Aug 16


What keeps us from telling the truth?  Lying is common to human nature.  We all lie on occasion and there is often a purpose for lying.  In some cases, lying has become a habit or reflex that appears uncontrollable to the point that we lie about even the smallest things.  For others, lying is a way of controlling others or of sparing someone else’s feelings.  Lying can be a way to feel better about oneself and bolster a fragile self-esteem. It can also be an attempt to avoid conflict, punishment, and/or rejection. Lying appears in many different forms such as exaggeration, self-protection, gossip, controlling a response and lying by omission.  Research has found that the brain has to exert more effort to lie than tell the truth.  Of course, lying hurts and can even destroy relationships.

Compulsive liars typically have a long history of frequent and repeated lying even with no motive or external benefit from lying.  They typically have an inability to consider the consequences of their actions and experience very little or no guilt, shame or regret.  Pathological liars lack empathy, emotional responsiveness, and look to manipulate in an effort to gratify their own needs.  They often have a deficient or absent conscience and look for vulnerability in others.  For people with certain personality types, lying is more natural than telling the truth and they have become accustomed to avoiding honesty.  Sometimes they are even confused about what the truth is since they have convinced themselves that what they are saying is accurate and real.  Where did they learn this behavior and can they change it?

It is possible that they witnessed a parent or close friend modeling lying behavior and saw how this enabled them to avoid experiencing the consequences of bad behaviors.  Maybe lying was a necessary coping mechanism early in life that allowed them to avoid harmful punishment and severe consequences.  While it may have been adaptive in the past, that lying behavior is maladaptive today.  Change is always difficult, but can be accomplished through consistent and committed effort.  First the person needs to be aware of their lying behavior and openly acknowledge that the problem exists.  Next they need to find an accountability person that they can rely on to call them on their lying and hold them responsible.  They also need to consider the consequences of their behavior and the impact it has on others.  Journalling can be helpful especially when trying to understand the driving force behind the lies.  For example, if insecurity is the motivating factor, then figure out other ways to increase self-confidence.  Lastly, set positive goals and stick to a plan.  Honesty and transparency build trust which is mandatory for healthy relationships.  Quoting from the Bible, John 8:32, “then you will know the truth and the truth will set you free.”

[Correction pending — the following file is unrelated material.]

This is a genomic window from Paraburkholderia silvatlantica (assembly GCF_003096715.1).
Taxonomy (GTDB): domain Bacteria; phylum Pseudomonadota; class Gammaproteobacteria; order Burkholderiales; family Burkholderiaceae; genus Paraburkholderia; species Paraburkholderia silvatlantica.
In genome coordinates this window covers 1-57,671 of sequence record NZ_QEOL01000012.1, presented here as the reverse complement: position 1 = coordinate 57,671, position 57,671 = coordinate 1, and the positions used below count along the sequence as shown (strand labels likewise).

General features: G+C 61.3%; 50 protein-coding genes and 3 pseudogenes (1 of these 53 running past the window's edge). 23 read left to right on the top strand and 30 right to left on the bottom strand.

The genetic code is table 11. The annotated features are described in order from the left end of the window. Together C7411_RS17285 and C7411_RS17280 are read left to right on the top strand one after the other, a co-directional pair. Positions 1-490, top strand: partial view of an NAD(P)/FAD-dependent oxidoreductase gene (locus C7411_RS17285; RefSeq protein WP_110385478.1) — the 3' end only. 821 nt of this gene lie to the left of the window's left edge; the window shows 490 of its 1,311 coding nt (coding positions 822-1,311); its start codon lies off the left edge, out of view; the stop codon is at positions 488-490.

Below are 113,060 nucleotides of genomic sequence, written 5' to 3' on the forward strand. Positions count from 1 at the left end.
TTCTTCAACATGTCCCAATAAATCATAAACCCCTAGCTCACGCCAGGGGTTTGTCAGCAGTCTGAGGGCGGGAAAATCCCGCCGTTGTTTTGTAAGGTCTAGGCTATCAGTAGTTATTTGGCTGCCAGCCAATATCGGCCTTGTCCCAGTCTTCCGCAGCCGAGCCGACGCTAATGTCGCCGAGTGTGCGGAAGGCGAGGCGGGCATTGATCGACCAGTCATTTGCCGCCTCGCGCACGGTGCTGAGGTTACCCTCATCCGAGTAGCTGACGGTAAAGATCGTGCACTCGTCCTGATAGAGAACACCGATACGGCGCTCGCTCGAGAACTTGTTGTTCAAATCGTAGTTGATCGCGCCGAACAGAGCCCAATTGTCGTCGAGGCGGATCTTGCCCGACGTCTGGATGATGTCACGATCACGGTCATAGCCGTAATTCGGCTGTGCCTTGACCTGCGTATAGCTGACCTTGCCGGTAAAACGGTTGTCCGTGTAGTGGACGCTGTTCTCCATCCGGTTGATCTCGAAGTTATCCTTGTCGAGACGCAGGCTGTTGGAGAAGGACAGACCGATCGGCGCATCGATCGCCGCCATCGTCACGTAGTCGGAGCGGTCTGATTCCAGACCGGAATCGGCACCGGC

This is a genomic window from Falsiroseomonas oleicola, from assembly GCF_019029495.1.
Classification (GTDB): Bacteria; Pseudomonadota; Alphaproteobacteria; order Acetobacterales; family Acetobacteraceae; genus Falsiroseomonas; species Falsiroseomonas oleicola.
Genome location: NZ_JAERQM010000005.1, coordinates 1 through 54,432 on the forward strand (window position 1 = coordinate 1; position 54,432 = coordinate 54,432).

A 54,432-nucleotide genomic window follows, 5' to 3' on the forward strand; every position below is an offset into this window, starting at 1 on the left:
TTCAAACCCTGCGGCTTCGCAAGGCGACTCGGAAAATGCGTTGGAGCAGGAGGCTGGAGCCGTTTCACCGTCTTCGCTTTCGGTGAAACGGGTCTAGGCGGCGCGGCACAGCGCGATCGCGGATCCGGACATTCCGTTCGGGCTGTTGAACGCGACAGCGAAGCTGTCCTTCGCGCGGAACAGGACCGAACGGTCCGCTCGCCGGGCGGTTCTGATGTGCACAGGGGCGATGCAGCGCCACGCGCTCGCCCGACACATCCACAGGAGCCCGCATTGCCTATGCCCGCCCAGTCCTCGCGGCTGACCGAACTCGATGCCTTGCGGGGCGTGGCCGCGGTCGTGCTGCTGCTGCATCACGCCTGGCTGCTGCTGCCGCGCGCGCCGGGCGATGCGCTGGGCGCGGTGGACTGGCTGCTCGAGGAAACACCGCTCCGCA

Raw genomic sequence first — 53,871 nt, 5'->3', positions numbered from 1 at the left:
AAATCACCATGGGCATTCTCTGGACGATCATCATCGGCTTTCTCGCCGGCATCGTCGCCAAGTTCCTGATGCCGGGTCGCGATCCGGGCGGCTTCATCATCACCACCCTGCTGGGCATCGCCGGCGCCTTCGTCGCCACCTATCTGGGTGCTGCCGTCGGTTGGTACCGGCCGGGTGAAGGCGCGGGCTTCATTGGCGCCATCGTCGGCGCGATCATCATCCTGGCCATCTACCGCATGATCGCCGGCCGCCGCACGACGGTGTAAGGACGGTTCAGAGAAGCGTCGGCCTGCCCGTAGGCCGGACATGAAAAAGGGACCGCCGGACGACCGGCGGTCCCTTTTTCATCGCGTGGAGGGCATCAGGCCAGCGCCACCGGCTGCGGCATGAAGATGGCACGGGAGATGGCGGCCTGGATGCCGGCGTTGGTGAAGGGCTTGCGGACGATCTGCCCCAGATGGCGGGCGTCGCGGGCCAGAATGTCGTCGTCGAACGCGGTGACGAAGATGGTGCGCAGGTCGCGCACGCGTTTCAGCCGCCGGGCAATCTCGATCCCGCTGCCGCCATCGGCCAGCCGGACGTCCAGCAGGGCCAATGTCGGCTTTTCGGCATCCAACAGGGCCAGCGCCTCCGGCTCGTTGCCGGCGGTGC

Aug 09


Do you know people who are determined to steal others’ joy? The adage misery loves company is sometimes true whereby others want you to experience their pain.  In some cases it has more to do with power and control.  They maintain power over you and control your emotions by manipulating you into thinking that everything is your fault. This leads to you feeling guilt along with your happiness.  Some people are chronically unhappy and hate to see others experience joy, especially if they believe they don’t deserve it.  Often those who seek to take another person’s joy have a void in their lives that they’ve been unable to fill.  We all know the person who tries to bring us down because of their own unhappiness.

So what causes someone to be a joy thief?  As mentioned above, some believe that everyone has it better than they do and are convinced that their misery is not their fault.  They also believe that they can’t do anything to change their situation and are completely helpless and powerless. Blame seems easier than change.  Some remain victims their entire lives, instead of recognizing their power to change.  We are all victimized at times, but can we work through the experience and heal.

Sometimes our guilt or our fear of disapproval prevent us from confronting those stealing our joy and we remain stuck.  In those cases, we need to choose not to feel guilty when we’ve done nothing wrong and decide that we can’t make everyone happy.  Also we need to accept that other people’s problems don’t have to become our problems.  We need to learn better boundaries and set limits with those individuals who try to suck us into their drama.  We can choose to be like teflon where everything slides off of us, instead of velcro where it all sticks.  Ultimately we want to separate ourselves from the negativity and misery that others want us to absorb.  Stop trying to fix problems or situations that the other person doesn’t want fixed and let go of your need to rescue the world.  Lastly, focus on taking care of yourself and allow others to do the same. Protect your joy.

Aug 02